Despite its state-of-the-art capabilities and new construction, no one wants to include a trip to Utah Valley Hospital’s emergency room in their daily goals.
However, 136.9 million visits are made to emergency departments every year in the United States (Provo’s showpiece hospital included), according to the National Hospital Ambulatory Medical Care Survey and referenced by the CDC.
Out of those visits, only 9 percent (about 12.3 million) result in hospital admission.
Due to high volume and overcrowding, only 35.4 percent of emergency department patients are seen in less than 15 minutes.
To fight national trends, Utah Valley Hospital has added a Clinical Evaluation Unit (CEU) to work with patients who receive treatment in the emergency room, but require further observation in a less-urgent setting.
“There is a certain group of patients, having received treatment in the emergency department, who are too sick to return home, but not sick enough for an extended inpatient stay,” says Dr. Michael Osborn, medical director of the CEU. “Additionally, there are patients whose emergency department care has them in a stable condition, but further testing or immediate extended (8-24 hours) treatment is still required before it is medically appropriate to send them home. The Clinical Evaluation Unit is a new 20-bed unit at Utah Valley Hospital adjacent to the emergency department designed and dedicated to providing compassionate, comfortable care for these patients.”
Offering the best of both worlds
The CEU takes the best from the inpatient setting and the best of emergency medicine and combines them into a place where patients can receive the care and assessment they need without using emergency department space or the cost involved with an extended hospital admission.
“Healthcare is continuously moving closer to an outpatient approach to medicine,” says Amy Elmer, practice manager. “This unit will facilitate rapid treatment and planning to get patients the help they need.”
Staff members will navigate to the necessary resources to make sure the patient receives ongoing specialized medical intervention.
It is anticipated based on the experience of other such units around the country that patients will average about 16 hours in the CEU.
The doctor will see you now
While the unit only recently opened and is just beginning to see patients, Dr. Osborn and other staff member anticipate seeing a high volume of patients experiencing chest pain.
“Chest pain is a common reason for patients to present to the emergency department and can have serious, life-threatening causes, including a heart attack,” he says. “In the emergency department, we are able to ensure a patient is not having an active heart attack. But, often chest pain can be a sign of a future heart attack. In the CEU, we are able to provide further monitoring and diagnostic tests to ensure the pain is not from damage to the heart and, in consultation with specialists, develop a plan to reduce the risk of future problems.”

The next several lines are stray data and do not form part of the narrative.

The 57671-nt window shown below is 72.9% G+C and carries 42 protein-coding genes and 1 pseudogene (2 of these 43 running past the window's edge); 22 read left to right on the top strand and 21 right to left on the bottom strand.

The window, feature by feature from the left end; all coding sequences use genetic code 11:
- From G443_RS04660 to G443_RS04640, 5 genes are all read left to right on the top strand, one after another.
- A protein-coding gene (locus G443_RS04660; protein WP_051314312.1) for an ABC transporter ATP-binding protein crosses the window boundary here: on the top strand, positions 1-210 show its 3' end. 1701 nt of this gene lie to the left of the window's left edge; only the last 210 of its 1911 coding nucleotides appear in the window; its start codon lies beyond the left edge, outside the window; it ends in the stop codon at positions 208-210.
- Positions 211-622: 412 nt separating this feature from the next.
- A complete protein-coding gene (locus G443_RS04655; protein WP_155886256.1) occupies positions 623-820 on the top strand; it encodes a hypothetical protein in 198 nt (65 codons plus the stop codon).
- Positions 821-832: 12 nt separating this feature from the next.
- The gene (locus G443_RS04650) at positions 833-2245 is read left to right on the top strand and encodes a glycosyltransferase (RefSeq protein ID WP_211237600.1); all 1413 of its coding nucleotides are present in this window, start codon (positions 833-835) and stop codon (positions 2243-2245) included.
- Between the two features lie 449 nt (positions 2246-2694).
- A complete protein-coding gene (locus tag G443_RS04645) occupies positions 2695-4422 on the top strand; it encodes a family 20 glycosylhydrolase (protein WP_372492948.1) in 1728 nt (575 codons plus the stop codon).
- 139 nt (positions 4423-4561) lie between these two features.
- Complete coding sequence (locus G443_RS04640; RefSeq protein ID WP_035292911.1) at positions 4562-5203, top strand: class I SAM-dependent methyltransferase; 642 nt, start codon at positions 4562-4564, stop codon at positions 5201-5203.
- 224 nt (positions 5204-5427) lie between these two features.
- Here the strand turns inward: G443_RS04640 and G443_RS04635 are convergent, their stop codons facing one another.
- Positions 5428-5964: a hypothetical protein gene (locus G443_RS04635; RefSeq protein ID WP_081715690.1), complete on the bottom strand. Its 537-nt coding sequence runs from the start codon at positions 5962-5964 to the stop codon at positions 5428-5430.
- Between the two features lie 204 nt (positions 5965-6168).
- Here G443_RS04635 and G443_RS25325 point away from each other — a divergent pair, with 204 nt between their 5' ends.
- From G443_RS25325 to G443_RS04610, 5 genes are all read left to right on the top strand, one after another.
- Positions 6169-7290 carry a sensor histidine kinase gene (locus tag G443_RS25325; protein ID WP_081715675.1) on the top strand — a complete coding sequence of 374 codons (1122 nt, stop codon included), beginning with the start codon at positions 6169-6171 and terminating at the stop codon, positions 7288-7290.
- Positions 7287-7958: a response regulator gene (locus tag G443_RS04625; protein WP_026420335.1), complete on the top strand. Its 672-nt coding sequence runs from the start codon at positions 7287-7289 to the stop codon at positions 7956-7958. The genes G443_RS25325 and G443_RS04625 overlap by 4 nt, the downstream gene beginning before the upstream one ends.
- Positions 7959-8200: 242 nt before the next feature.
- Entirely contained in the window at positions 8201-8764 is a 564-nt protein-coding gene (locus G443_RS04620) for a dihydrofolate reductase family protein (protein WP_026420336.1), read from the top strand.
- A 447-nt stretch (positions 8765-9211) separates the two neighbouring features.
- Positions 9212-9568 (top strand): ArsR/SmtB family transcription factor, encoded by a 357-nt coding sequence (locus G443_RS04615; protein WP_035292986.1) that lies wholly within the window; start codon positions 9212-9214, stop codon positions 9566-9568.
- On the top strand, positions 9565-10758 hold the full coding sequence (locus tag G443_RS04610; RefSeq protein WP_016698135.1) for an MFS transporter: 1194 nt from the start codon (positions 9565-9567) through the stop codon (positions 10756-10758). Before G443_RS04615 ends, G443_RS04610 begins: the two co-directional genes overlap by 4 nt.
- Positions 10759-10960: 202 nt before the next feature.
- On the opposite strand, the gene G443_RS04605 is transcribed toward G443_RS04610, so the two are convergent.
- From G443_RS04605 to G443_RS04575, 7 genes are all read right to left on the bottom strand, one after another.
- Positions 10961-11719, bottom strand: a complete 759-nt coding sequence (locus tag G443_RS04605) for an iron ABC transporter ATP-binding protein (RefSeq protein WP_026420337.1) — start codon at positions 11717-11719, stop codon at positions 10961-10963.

Other common issues that lead to the transitional observation space include asthma and other breathing problems, dehydration, gastrointestinal bleeding, syncope (passing out), mini-strokes, allergic reactions, croup and blood sugar problems.
A collaborative collection
The location of the unit — strategically next to the emergency department and close to helpful diagnostic equipment and services — is telling to the way physicians, physician assistants, nurses and other staff members approach patient care.
“We have access to all of the diagnostic capabilities within the hospital, including laboratory and radiographic tests,” Dr. Osborn says. “Chest pain patients will be able to rapidly receive a cardiac stress test. TIA (mini-stroke) patients will be able to receive an MRI of their brain and an ultrasound or ECHO of their heart.”
Additionally, each room is equipped with heart monitors and telecommunications equipment that expedites consultation with specialists.
Dedicated to best possible outcomes
The CEU is dedicated to its patients leaving and living the healthiest lives possible. It takes seriously its obligation to match patients with the additional services and medical advice they need in an environment of respect and inclusion.
“This unit gives patients the quicker, more efficient and cost-effective care they have been asking for,” Amy says. “The staff can still give safe and high-quality care, even though it is a shorter time than an inpatient stay. And once the patient is ready for discharge, the CEU is committed to getting patients the available community resources they need.”
With the unit being overseen by board-certified emergency physicians, patients receive close medical attention, 24 hours a day, seven days a week.
“The physicians caring for patients in the CEU are all board-certified emergency medicine physicians,” Dr. Osborn says. “In the emergency department, we focus on providing treatment with rapid reevaluation. Having an emergency medicine team means patients will have access to a provider 24/7 — meaning they don’t have to wait until traditional once-a-day rounding times to get results of their tests and procedures. This also means we are readily available if a patient’s condition worsens or if an unexpected need were to arise.”
It also means there will be less stress on the often overworked emergency department and more efficient treatment of patients.